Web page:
As I do sometimes, I perused the magazine section in my local bookstore looking for something to catch my eye, something a little different.A�A�A�The difference this time was that the largest sub-title onA�TIME magazine was one pertaining to a topic that seemingly didn’t “fit” yet is getting increasing attention on many levels of government and in many “Fortune 500” companies (including Google, Facebook, Twitter and Instagram, the veryA�companies that increase our level of distraction by the minute!),places where years ago a topic of this type, Mindfulness, simply would not have ever been considered important, let alone appear on the cover of one of the most world-reknown and well-respected magazines.A�Rooted largely inA�Buddhism, Mindfulness,A�as Kabat-Zin describes it, is to A� “Think of your attention as a muscle.A� As with any muscle it makes sense to exercise it (in this case with meditation), and like any muscle it will strengthen from that exercise”. Mindfulness is intended to help quiet a busy mind and help one become more aware of the present moment.
Studying for exams, preparing for a presentation at your job, managing a work-life balance-all activities and states of being which demand a significant amount of attention in order toA�achieve the desired outcome. We all knowA� however, how hard it is to achieve this.A� We live in a world where it continues to become more and more difficult to think about just one thing at a time.A� “Technology has made it easier than ever to fracture attention into smaller andA�smallerA�bits…it allows us to be many places at once -but at the cost of being unable to fully inhabit the place where we actually want to be”(TIME, February 2014). Mindfulness then, becomes veryA�important.A�On a deeper level, mindfulness finds it’s strength in it’s universality-its ultimate goal is to simply give your attention fully to what you are doing, but more importantly, mindfulness is proving to be an indispensable tool for coping with the stresses ofA�dailyA�life.
Referred to as theA�father of MBSR (Mindfulness Based Stress Reduction),Jon Kabat-Zinn,A�Scientist discovered theA�profound impact of mindfulnessA�on a personal level and as a result, he decided to utilize his findings on patients in his clinic in an attempt to lessen the chronic pain they were living with. He found that overall, patients reported that not only did their pain level decrease but additionally, the mindfulness training made them better able to handle the stress of living with the illness.A� As more and more scientific studies with positive correlationsA�between mindfulness and A�well-being are published , links in “NIH trials completed or now underway include studies on how MBSR affects everything fromA� social-anxiety disorder to the body’s immune response to human papilloma virus to cancer-related fatigue” (TIME , February 2014). Mindfulness and the importance of it is becoming very “mainstream”.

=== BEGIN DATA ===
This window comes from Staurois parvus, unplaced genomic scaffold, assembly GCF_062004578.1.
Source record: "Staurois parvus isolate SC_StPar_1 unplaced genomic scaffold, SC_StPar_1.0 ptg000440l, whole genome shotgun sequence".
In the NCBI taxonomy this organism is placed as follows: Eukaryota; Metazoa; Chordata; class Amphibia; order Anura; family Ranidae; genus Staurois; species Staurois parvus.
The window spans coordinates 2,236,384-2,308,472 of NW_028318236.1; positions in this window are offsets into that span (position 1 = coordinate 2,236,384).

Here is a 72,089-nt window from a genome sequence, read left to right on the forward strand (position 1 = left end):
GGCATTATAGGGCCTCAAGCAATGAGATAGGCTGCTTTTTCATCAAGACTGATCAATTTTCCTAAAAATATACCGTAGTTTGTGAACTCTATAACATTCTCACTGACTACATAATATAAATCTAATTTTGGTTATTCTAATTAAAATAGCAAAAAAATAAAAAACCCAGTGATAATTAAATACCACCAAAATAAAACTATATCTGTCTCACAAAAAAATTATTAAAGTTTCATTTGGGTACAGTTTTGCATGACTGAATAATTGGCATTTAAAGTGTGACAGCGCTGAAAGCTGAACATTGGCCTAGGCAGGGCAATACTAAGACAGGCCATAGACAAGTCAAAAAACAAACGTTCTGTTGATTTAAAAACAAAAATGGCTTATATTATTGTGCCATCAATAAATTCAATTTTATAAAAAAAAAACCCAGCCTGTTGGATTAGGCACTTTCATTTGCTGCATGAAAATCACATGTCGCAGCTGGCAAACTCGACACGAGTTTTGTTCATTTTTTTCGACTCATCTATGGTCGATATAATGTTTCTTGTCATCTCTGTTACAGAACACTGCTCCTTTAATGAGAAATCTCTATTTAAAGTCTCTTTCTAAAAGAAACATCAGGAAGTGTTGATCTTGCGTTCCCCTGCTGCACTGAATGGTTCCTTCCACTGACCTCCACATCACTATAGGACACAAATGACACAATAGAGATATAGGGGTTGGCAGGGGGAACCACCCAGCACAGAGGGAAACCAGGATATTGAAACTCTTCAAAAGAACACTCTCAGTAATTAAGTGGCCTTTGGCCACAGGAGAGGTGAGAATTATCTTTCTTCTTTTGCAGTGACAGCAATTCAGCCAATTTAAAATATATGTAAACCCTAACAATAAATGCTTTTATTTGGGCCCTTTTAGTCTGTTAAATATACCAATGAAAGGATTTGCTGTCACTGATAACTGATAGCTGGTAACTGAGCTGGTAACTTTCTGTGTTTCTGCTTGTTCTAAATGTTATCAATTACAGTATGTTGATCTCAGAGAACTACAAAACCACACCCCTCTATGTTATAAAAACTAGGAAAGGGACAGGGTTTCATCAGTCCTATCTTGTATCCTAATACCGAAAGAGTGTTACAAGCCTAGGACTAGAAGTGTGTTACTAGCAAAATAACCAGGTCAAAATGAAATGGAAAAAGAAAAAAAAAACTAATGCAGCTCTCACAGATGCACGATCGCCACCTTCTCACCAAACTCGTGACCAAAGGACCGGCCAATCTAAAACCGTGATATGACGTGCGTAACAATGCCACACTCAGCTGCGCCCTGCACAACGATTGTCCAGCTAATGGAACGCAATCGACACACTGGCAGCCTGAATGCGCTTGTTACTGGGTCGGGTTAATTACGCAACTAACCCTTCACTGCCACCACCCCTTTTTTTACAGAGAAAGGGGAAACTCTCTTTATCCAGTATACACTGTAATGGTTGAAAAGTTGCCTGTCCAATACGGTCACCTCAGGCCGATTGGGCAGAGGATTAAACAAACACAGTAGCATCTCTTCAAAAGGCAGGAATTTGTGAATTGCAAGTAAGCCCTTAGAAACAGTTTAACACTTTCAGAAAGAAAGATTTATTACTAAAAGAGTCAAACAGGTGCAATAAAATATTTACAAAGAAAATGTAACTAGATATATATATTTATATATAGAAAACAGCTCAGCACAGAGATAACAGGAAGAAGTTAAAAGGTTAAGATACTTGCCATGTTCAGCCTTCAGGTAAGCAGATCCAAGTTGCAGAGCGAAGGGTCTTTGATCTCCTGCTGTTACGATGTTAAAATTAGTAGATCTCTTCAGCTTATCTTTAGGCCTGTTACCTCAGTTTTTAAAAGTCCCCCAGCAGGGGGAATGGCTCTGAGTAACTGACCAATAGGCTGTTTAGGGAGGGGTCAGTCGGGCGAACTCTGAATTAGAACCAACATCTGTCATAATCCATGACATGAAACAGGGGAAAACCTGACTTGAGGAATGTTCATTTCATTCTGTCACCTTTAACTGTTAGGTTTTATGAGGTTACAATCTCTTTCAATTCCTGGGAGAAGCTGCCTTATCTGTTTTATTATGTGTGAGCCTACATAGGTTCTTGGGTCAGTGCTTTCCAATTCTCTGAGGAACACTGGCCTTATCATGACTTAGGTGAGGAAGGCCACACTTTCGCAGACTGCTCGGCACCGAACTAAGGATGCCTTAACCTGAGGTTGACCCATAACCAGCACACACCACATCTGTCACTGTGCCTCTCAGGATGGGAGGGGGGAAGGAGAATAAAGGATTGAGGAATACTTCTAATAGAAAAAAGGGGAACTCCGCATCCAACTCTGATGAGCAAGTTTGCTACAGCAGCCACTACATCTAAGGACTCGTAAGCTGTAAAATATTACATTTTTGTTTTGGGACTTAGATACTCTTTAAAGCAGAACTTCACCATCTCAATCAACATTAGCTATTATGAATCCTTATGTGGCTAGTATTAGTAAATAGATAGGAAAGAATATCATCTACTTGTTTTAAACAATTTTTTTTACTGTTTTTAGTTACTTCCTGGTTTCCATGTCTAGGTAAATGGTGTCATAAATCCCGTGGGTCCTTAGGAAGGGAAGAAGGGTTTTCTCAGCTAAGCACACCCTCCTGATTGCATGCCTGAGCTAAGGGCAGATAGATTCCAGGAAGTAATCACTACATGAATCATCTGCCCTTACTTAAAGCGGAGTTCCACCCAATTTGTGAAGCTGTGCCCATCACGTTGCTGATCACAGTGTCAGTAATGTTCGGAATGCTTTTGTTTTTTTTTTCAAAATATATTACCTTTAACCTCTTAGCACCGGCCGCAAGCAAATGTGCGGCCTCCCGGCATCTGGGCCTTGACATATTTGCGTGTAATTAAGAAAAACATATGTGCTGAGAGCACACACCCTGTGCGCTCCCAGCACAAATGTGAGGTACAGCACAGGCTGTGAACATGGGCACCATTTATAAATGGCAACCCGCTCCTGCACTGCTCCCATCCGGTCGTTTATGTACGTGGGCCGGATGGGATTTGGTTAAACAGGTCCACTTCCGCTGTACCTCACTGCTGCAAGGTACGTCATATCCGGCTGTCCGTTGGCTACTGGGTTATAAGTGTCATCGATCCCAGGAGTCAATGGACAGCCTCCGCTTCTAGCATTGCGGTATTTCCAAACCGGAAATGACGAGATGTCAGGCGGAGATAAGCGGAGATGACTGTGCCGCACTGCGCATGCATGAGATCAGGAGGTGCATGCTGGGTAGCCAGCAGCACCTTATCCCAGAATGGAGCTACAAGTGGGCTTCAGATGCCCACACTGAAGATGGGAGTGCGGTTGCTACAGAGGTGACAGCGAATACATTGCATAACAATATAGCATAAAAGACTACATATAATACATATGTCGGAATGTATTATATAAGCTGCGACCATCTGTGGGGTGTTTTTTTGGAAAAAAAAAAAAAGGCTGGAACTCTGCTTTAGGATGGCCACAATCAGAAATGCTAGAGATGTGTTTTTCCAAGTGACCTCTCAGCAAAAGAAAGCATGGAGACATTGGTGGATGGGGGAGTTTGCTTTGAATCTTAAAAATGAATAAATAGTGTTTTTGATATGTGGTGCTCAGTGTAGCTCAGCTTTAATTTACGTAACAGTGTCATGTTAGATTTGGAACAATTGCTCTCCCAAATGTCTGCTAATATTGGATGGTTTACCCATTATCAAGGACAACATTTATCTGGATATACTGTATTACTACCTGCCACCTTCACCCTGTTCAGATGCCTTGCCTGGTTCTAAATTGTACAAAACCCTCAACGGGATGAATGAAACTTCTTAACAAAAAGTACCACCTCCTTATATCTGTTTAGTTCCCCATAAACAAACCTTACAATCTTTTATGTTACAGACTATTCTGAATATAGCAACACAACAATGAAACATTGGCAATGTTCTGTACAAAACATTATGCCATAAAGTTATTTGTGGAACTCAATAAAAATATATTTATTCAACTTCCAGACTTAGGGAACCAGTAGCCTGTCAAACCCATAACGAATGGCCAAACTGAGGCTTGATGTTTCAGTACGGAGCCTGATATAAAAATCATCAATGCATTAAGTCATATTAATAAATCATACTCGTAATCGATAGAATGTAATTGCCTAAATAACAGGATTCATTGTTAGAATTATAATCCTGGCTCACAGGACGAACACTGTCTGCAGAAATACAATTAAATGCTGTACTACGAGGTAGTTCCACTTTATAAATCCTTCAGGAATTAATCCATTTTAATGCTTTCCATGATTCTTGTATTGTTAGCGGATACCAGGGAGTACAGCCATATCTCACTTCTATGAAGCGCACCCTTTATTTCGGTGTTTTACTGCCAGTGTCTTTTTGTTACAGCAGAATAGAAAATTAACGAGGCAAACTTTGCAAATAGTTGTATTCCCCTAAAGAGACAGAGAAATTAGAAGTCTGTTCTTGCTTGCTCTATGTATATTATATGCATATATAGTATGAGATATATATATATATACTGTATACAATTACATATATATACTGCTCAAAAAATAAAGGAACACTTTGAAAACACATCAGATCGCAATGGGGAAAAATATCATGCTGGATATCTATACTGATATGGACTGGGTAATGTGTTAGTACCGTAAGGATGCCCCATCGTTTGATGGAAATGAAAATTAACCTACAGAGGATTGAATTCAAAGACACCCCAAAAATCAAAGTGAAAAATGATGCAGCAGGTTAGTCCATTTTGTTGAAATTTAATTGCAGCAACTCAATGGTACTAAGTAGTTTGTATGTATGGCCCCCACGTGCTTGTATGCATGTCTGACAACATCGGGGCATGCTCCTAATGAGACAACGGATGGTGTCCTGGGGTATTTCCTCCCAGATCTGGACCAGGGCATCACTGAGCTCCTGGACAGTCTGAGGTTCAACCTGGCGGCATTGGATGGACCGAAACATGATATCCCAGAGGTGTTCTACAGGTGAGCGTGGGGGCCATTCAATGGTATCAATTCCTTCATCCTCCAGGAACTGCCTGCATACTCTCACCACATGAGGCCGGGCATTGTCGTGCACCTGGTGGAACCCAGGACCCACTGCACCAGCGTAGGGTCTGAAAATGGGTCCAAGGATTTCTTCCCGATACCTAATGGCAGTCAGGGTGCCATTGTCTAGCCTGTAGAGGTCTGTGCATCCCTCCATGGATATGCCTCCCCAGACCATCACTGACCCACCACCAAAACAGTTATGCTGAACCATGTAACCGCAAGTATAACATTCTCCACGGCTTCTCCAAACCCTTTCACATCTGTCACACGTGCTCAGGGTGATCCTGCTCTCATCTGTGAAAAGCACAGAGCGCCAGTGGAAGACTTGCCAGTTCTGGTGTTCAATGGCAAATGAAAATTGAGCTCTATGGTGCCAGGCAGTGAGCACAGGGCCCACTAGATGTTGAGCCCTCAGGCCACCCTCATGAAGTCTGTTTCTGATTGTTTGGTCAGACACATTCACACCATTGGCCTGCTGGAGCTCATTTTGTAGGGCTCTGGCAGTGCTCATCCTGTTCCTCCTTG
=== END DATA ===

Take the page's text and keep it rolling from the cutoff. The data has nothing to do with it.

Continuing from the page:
As students at CADH enter into a difficult and high-stress period with semester end and exams in a few weeks, here are a few tips for managing “the vices”. Follow the Five Steps to Mindfulness MeditationA� below.A�A�The research shows it reduces stress and increases focus, two great contributors to student success!
1.A� Sit cross-legged on the floor or in a chair.A� Keep your back straight and let your shoulders drop.A� Take a deep breath and close your eyes if you wish.
2.A� Notice your breath.A� Don’t change your breathing, but focus on the sensation of air moving in and out of your lungs.
3.A� As thoughts come into your mind and distract you from your breathing, acknowledge those thoughts and then retun to focusing onA�your breathing each time.
4.A� Don’t judge yourself or try to ignore distractions.A� Your job is simply to notice that your mind has wandered and to bring your attention back to your breathing.
5.A� Start by doing this 10 minutes per day for a week. The more your meditate regularly, the easier it will be to keep your attention where you want it.
1.A� Wear a watch-you will avoid picking up your phone to check the timeA�and won’t be needlessly distracted.
2.A� No phones in bed! Fully wake up before you look at any devices.
3.A� Get into Nature-take a hike and observe your surroundings.A� Resist the urge to Instagram them!
(TIME, February 2014)
Watch this video:
Good Luck CADH students!